|Paratriathon National Sprint Championship in Austin Texas 2013|
"Even if you're on the right track, you'll get run over if you just sit there."- Will Rogers
It seemed like a good idea a few months ago when I signed up for the USAT Age Group Nationals here in Milwaukee. There are two races, an Olympic and Sprint distance. To qualify for the Olympic race, athletes had to finish in the top ten percent of their age group in a qualifying race. The last qualifying race in the country was at Omaha, the same race where I won the regional paratriathlon championship.
Anyone could sign up for the sprint race at Nationals here in Milwaukee which will be on Sunday, with the Olympic distance race on Saturday. Over 3000 athletes will compete in the Olympic event and 1200 in the sprint race. The sprint distance is a 750 meter swim, 20 K bike and 5 K run.. A nice easy day. Sprints are long enough to be challenging and short enough to still be fun. Plus with this being a hometown race, I would not have to spend the kind of time and money I spent going to Austin, Boston, Chicago, and Omaha this year. It was more than I could resist.
I signed up because I could and I thought it would be a good experience. How many athletes can say they competed in a National Championship of any kind? It will be an awesome finisher medal to add to my collection.
I have a regional championship race in Chicago in two weeks and the swim will be in Lake Michigan. This race will give me some needed Lake Michigan swim experience. I also want to get the experience of a larger wave. If I ever get to the Paratriathlon World Championship, I expect the waves to be huge The World Championship last year in Auckland was an ocean swim. The closest I can get to an ocean swim is Lake Michigan here in Milwaukee and Chicago.
That all seemed like a really good idea until I saw the start list for the woman 55-59. There are 44 women, six from here in Wisconsin. Last year there were 24 in the wave. Since the top 18 advance to the World Championship I had a good chance to make the US team. Last year my average race time would have placed me 12th. With such a big wave I don't have much chance.
I also had 2nd thoughts when I took a look at the swim course.
|National Age Group Championship Sprint Swim Course|
I had a swimmer swim right over me in my last race and was surrounded by a men's swim wave in a race before that. A few elbows here and there help deal with it. I know I can mix it up with the best of them.
My strategy will be to start in the back and go wide of the buoys. Let everyone else fight it out and I will make it up on the bike and the run.
The next moment of hesitation was when I saw the bike course. I don't have the map, but it goes up an over the Hoan bridge over the harbor. I used to drive over that bridge twice a day to and from work. I have run races over the bridge twice in recent years. The road surface is not in good shape. There are also expansion joints that would pose a hazard for bikes. Not to worry, USAT says they have special mats to cover the joints and any other area of concerns.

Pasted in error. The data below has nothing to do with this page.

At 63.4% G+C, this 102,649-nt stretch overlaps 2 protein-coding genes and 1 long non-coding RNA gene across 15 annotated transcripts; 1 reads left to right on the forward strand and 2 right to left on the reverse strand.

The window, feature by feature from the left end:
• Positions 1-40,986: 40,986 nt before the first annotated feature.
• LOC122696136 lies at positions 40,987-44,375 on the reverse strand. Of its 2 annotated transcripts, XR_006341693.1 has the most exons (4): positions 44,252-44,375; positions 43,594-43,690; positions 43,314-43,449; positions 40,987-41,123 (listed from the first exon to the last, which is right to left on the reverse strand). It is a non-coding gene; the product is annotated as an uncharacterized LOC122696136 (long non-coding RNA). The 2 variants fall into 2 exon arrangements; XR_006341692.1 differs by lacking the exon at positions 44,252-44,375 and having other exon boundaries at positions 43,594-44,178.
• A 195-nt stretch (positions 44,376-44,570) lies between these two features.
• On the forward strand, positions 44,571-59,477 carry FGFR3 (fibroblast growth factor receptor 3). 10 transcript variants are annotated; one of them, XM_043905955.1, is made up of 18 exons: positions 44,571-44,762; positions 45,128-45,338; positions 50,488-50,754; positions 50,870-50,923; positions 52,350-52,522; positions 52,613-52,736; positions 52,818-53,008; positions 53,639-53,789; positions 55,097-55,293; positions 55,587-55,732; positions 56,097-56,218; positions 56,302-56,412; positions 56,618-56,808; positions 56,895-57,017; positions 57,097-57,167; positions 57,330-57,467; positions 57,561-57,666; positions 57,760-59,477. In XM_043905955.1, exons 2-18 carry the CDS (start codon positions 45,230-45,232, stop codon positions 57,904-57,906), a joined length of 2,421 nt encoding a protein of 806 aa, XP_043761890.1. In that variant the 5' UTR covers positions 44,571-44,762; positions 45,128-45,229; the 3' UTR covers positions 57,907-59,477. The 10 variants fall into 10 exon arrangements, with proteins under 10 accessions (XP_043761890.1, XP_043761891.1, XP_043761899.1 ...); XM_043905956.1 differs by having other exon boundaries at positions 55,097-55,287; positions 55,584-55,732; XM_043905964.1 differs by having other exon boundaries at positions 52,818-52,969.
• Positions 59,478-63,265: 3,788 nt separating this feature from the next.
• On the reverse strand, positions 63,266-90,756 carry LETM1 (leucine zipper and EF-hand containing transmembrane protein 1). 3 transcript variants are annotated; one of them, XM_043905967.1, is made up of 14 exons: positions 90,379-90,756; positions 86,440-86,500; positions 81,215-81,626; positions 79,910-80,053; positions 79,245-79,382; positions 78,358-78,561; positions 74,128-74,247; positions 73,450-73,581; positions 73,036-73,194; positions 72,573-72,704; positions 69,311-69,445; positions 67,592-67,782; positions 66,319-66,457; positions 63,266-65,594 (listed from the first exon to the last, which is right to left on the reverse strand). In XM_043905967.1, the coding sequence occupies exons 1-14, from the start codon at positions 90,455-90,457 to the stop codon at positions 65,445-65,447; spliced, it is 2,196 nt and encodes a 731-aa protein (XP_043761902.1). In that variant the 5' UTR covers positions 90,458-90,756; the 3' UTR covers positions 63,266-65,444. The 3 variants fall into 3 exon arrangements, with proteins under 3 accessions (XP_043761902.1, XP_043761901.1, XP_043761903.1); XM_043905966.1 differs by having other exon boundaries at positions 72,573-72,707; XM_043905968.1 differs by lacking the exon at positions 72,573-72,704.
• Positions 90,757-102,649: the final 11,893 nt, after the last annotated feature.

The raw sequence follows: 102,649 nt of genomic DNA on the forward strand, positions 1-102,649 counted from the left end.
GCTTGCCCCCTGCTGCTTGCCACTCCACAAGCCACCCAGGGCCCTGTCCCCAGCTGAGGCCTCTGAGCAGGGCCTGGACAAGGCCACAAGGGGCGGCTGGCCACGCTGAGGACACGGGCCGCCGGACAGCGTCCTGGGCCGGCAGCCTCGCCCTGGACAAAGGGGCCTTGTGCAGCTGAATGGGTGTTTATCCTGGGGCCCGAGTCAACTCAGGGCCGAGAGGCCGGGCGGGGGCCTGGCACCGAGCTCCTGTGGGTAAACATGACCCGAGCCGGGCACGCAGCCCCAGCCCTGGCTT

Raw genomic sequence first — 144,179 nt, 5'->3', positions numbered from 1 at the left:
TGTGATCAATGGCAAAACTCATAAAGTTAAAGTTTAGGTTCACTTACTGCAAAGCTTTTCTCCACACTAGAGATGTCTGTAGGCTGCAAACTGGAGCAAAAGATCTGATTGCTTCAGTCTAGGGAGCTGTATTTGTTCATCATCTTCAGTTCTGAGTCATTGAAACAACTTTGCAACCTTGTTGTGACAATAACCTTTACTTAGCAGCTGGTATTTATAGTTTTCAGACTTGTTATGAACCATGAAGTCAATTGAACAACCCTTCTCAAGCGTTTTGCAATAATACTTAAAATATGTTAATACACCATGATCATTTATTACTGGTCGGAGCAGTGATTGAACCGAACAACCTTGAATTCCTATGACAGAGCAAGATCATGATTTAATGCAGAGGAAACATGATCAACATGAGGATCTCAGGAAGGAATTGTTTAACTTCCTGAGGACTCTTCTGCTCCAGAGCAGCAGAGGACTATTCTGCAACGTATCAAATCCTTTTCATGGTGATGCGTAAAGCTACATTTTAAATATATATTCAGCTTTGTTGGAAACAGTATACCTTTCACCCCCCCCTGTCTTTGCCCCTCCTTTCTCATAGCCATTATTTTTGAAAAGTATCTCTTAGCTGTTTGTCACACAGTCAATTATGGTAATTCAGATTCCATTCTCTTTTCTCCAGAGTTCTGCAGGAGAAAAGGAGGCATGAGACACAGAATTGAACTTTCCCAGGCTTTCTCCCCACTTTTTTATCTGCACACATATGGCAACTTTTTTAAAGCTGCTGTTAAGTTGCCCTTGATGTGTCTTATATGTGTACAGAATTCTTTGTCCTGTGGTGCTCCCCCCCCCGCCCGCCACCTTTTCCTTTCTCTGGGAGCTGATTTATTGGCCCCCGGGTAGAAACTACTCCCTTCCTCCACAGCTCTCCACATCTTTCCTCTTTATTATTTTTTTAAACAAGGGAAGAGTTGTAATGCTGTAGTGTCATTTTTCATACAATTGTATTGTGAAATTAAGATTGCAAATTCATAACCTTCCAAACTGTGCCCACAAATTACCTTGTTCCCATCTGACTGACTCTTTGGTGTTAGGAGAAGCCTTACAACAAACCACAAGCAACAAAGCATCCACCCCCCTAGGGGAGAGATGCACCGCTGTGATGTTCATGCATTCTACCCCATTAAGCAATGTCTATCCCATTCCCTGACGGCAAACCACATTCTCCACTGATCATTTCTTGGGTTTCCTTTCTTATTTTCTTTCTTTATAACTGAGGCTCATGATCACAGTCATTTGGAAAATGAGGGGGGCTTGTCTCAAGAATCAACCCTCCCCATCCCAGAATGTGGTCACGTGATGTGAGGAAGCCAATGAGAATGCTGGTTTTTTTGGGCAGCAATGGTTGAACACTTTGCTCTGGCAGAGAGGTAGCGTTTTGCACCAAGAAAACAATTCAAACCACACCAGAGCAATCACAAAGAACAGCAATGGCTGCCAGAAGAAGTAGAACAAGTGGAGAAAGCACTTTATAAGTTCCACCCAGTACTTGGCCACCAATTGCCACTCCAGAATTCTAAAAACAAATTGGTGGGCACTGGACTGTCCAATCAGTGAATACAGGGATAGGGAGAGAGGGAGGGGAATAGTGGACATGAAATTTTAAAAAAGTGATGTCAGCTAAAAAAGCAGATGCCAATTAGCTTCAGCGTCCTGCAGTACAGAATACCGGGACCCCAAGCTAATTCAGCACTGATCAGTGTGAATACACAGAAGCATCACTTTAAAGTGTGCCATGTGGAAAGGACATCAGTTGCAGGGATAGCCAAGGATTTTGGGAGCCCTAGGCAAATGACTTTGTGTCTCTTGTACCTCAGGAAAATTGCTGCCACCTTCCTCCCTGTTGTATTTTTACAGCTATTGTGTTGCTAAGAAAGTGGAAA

The run course is all good news. If I survive the swim and the bike I will be home free.
|National Age Group Championship Sprint Run Course|
Some of my 2nd thoughts are just pre-race nerves. I know the competition will be tough and I will likely finish well down the list of woman in my age group. That never feels good. Competing at a big venue is no problem since I have competed at the Paratriathlon National Sprint Championship the last two years in the Open Division. I finished on the podium both years.
Also because I have no shot at the U.S. Team I can now relax and enjoy the experience. This will be a training race for the Mideast Regional Championship in Chicago on August 25th. I plan on having fun, staying safe and looking for friends among the spectators. Many of the local triathletes are turning out to volunteer so this race should be a lot of fun despite my 2nd thoughts about some of the courses!
I am also volunteering for the Olympic race as a timer assistant and at packet pick up on Friday night. It is really fun to be on the other side of a race once in awhile. It also gives me a good chance to check out the course before I run my own race.
It is going to be a busy weekend as we welcome thousands of athletes to Milwaukee. I am so thrilled this event will be here and very excited to participate as an athlete and volunteer.
I know it is going to feel so good when I cross that finish line and they put that medal on my neck. I am taking a little bit of a risk by being is such a group of probably very talented and intense athletes. I feel most alive when I take a risk and I think this is going to feel great.
Founder & Manager Team CMT
Team CMT is a group of athletes and supporters working to raise awareness and to find a cure for CMT. We have 127 members in 27 states. We also have members in
Turkey, Finland and Iran. If you wish to join us visit
our web site.
CMT or Charcot-Marie-Tooth is the most commonly inherited peripheral neuropathy. It affects over 155,000 Americans (as many as MS). It is a disease of the nerves that control the muscles. It is slowly progressive, causing loss of normal function and or sensation in the lower legs/feet and arms/hands.
Symptoms include; muscle wasting in the lower legs and feet leading to foot drop, poor balance and gait problems Atrophy in the hands causes difficulty with manual dexterity.
Structural foot deformities such as high arches and hammer toes are common.
Poor tolerance for cool or cold temperatures and many people have chronically cold hands and feet.
Additional symptoms may include fatigue, sleep apnea, breathing difficulties and hearing loss.